5 archery resolutions for the new year and the products that can help you succeed
It’s time to put 2015 in the record book and focus on 2016.
Do you have any archery resolutions for the New Year?
Here are five we thought of, and the products that can help make you achieve the goals.
Resolution: “I will perfect my time management on the shooting line.”
In most archery tournaments, the time you have to release an end of arrows – usually three, five or six arrows – is limited. It’s up to you to develop a pace that allows you to take the required number of shots, while maintaining your form and composure for each.
Sometimes, things go wrong. Maybe you just can’t get comfortable at full draw and you have to let down your bowstring. At this point, time management could become critical.
The KSL Gold Game Trainer is an electronic device that allows you to practice under timed conditions. It uses the lights, beeps and buzzers featured in many tournaments to track your time on the line.
Resolution: “I will perfect my hand position on my bow.”
Improper hand position on the bow is one of the leading causes of errant shots. A bow grip looks like something you should grab like a pistol. But if you do that, you’re sure to encounter problems with torquing the bow.
Proper hand position calls for a loose grip; the bow sits more on the meaty part of your thumb; and your knuckles slant away from the shelf at roughly a 45-degree angle.
Position your hand properly on the bow grip for every shot, and you will greatly increase your ability to achieve consistent accuracy.
The Neet True Shot Coach Adjustable Training Aid forces your hand into the proper position on the bow grip. Practicing with it will help you develop a feel for that correct positioning.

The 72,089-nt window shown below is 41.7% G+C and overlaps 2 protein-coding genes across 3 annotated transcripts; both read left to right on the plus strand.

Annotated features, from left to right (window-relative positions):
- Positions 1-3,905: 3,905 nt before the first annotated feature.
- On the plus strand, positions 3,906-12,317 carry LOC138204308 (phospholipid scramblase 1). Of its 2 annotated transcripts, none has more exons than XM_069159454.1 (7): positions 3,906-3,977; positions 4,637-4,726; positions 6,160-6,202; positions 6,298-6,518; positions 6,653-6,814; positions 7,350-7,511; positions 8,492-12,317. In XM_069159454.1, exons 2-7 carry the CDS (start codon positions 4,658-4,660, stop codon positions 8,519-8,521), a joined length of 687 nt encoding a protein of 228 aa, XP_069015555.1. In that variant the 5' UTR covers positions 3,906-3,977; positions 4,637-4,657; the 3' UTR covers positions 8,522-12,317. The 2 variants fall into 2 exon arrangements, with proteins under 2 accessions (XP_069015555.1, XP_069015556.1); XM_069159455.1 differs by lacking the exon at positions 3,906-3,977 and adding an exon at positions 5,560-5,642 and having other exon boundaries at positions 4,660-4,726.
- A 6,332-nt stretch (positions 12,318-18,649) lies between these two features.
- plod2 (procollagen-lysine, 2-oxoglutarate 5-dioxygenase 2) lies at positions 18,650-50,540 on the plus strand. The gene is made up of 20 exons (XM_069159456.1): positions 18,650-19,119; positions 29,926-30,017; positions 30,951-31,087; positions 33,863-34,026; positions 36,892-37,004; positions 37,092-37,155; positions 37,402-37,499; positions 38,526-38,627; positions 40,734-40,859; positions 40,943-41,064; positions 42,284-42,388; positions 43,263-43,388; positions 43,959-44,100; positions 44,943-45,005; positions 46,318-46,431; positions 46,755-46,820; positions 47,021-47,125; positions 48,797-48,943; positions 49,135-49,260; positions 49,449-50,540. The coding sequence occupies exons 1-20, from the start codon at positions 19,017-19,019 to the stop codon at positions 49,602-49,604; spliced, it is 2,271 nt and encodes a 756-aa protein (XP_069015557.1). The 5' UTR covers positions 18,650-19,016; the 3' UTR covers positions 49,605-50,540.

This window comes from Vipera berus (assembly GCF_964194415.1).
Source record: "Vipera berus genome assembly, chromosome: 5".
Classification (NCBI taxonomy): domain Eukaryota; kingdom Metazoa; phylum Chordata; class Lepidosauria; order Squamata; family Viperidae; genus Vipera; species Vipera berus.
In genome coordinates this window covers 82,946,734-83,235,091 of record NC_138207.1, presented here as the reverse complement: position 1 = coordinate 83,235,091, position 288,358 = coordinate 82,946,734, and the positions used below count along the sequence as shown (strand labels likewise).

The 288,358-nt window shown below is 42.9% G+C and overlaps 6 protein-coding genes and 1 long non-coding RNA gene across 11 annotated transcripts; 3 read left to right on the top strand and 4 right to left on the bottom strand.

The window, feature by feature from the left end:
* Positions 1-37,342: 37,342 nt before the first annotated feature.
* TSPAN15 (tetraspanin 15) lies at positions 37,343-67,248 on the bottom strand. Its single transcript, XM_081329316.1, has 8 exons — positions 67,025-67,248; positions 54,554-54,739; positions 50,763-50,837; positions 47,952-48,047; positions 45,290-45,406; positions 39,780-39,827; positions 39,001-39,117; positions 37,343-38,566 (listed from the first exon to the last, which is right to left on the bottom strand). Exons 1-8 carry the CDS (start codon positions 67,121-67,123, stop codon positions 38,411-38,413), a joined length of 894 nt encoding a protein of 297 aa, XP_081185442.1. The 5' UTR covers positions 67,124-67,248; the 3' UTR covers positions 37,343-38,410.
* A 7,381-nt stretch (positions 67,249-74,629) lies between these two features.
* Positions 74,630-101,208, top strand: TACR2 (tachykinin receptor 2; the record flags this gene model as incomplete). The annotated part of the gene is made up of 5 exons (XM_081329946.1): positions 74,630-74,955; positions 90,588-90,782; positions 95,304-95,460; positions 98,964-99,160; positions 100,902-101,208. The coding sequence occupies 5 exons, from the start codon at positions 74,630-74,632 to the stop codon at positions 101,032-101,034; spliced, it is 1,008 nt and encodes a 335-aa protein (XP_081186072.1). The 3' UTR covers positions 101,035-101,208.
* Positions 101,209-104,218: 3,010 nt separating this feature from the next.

Resolution: “I will learn to shoot a back tension release.”
It’s no coincidence that many of the world’s top compound bow archers use back tension releases. They are generally considered to deliver the most consistent, surprise releases.
If you don’t know for sure when the release is going to go off, then you can’t flinch in anticipation. All you can do is continue with your shot process until the release is activated.
Carter Enterprises has produced the Evolution Tension Release Instructional DVD with John Dudley to help you learn proper shot execution with a back tension release. The DVD focuses on the Carter Evolution release, which you can certainly use, but many of the principles apply to other back tension releases, as well.
Resolution: “I will work to perfect my arrow release.”
The release is arguably the most critical part of the shot process. Consistently doing it the right way is key to hitting that bull’s-eye every time.
The more you practice your release, the more it will become automatic. But maybe you can’t get to a range to shoot arrows as often as you should.
For recurve archers, the Astra Archery Shot trainer allows you to practice drawing and releasing, using your own bow, but you don’t have to actually release any arrows. You can practice anywhere, at any time.
For compound archers who use a mechanical release, the Saunders Firing-Line is a device that allows you to practice your release without using your bow or any arrows. Again, you can practice anywhere, at any time.
Resolution: “I will learn to fletch my own arrows.”
Shoot your bow and arrows more than a few times, and you’re going to have arrows lose fletchings. The more you shoot, the more this is going to happen.
Constantly taking time to deliver fletch-less arrows to the local pro shop or a buddy for repairs is a real drag.
Learn to do your own fletching, and you can fix arrows in minutes in your own house. It also allows you to play with different fletchings to see if one type might work better than another, and to customize your arrows with any color or style of fletchings that you choose.
The Bitzenburger Fletching Jig is favored by archers all over the world, because it’s sturdy and easy to use. It comes with complete instructions to get you going.